Book or resource on furniture arrangement 101

GWloloDecember 20, 2012

Is there a book or a web resource that can help me get educated on furniture arrangements? More on the actual functional layout than the aesthetics. I am looking for general guidelines like:

- bedside side table should be immediately next to the bed and X height in relation to the bed
- Coffee table/ ottoman should be X inches from the couch
- How to size the rug for different areas. Should the rug be under the legs of the couch in the living room arrangement or not.
- How to understand traffic flow and sample furniture groupings for living room, other conversation groupings, dining and bedroom.
- What are the must have furniture pieces.. (if asked a similar appliance question kitchens, you would say cookting surface, oven, microwave, dishwasher, refrigerator)
- Ergonomics of how people move, sit and socialize and how furniture setup can facilitate that.

We will be moving into our rebuilt home in 2013 and I want to think about this upfront so that we don't end up making bad furniture buys or setting up the furniture wrong.

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The way furniture is arranged usually goes hand-in-hand with how you live in your home. An example, if you read in bed, you may want a table rather than a nightstand, as a table could be higher making it easier in getting to a lamp to turn it on/off.

Furniture pieces no longer have to be for a specific purpose.

    Bookmark   December 20, 2012 at 4:59PM
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This isn't exactly what you're looking for, but I saw these three blog posts on Pinterest, and they had a lot of useful information for me. Hope you may find them helpful too.

    Bookmark   December 20, 2012 at 6:26PM
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I would look at a book like INTERIOR DESIGN by John Pile. It has some good basic principles.

There are actually entire texts on ergonomics and "correct" heights and such for things but they are far too specific for most purposes (and out of date somewhat because people are taller and fatter than they were even a few decades ago.)

    Bookmark   December 20, 2012 at 6:45PM
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Anatomy for Interior Designers by Julius Panero.

Measured dimensions of everything in an interior from how high is a stack of folded bras to how much clearance is needed to execute a dramatic exit in a huff.

Slightly old-fashioned and MCM-oriented (it was first published more than 50 years ago), but clear and easy to use and the working dimensions have stood the test of time. Wicked funny line drawings, as well.

If not still in print, I'm sure it's still avail used, or in a library.

Another more thoughful approach is A Pattern for Living by Christopher Alexander, which describes in clear detail what kinds of spacing makes all the elements of rooms and buildings work (and on a larger scale landscapes and communities, as well). It's little more challenging to get into, but of all the books I loan to friends it's the one I have the hardest time getting back, since people don't want to let it go! It used to be quite pricey ($50+ back in the day) but is much cheaper now. I recommend you try a library copy, first, to see if it works for you. No pretty pics, though, only rough sketches.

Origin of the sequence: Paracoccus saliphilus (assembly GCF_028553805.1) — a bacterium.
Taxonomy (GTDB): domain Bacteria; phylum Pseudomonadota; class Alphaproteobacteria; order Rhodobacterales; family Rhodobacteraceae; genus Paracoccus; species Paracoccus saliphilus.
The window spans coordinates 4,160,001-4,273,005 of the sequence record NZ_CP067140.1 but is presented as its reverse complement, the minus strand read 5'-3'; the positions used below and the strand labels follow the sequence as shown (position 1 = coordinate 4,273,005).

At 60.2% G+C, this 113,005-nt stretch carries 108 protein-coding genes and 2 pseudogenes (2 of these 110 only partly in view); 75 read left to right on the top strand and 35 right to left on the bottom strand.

With these two, one offering concrete real-world data and the other offering a theoretic framework for human-centric space planning, you should have it all.


    Bookmark   December 21, 2012 at 6:29AM
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I would go to your local library. They have many books on home decoration, crafts, fabrics and furniture. I did that and found many ideas I could use in my housr.

    Bookmark   December 21, 2012 at 2:39PM
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Gee, Pal, that can't be true. I'm shorter and fatter than I was decades ago. ;

    Bookmark   December 21, 2012 at 6:44PM
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Thank you all! I have requested all the books from our local library. The only book I could not locate was a pattern for living by Christopher Alexander. You guys are so fabulous!

    Bookmark   December 21, 2012 at 10:01PM
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Excellent recommendations.

You might also consider Interior Design Illustrated by Francis Ching. The book itself is an education - all hand printed and illustrated by Ching, who is a master of disciplined line drawing and clear visual communication.

Here's a Barnes & Noble page of his books, if you want to take a look.

Here is a link that might be useful: Ching's illustrated books

    Bookmark   December 22, 2012 at 8:45AM
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Try getting the A Pattern for Living book through inter-library loan. It's not rare and should be easy to get. You can use to find out which library has it nearest your own.

It really is worth the trouble of getting.


    Bookmark   December 22, 2012 at 6:04PM
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